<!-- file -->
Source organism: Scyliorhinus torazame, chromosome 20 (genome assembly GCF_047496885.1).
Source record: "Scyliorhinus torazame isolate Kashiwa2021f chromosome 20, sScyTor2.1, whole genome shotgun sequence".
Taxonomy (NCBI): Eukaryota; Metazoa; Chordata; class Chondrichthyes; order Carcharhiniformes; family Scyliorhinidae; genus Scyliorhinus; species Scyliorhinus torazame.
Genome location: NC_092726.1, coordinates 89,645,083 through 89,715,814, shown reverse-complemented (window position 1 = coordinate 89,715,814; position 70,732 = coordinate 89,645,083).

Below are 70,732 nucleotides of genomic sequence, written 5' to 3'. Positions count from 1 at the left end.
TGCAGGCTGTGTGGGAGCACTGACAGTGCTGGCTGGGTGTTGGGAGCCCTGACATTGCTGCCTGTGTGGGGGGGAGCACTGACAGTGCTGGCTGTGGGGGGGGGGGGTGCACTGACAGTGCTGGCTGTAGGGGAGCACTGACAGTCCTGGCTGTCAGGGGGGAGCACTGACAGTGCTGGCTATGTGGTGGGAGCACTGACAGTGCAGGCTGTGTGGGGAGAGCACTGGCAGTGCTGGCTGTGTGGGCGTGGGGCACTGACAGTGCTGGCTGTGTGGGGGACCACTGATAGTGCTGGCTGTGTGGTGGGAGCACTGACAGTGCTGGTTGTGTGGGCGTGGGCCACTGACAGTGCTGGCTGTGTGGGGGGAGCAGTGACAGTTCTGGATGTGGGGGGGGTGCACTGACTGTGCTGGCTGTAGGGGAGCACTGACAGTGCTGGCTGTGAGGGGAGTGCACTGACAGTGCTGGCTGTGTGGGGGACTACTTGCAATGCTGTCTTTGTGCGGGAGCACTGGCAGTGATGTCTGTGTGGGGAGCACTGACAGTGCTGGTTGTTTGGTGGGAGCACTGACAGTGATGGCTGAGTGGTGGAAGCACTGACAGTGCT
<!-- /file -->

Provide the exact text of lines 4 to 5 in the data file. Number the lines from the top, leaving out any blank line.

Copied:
Genome location: NC_092726.1, coordinates 89,645,083 through 89,715,814, shown reverse-complemented (window position 1 = coordinate 89,715,814; position 70,732 = coordinate 89,645,083).

Below are 70,732 nucleotides of genomic sequence, written 5' to 3'. Positions count from 1 at the left end.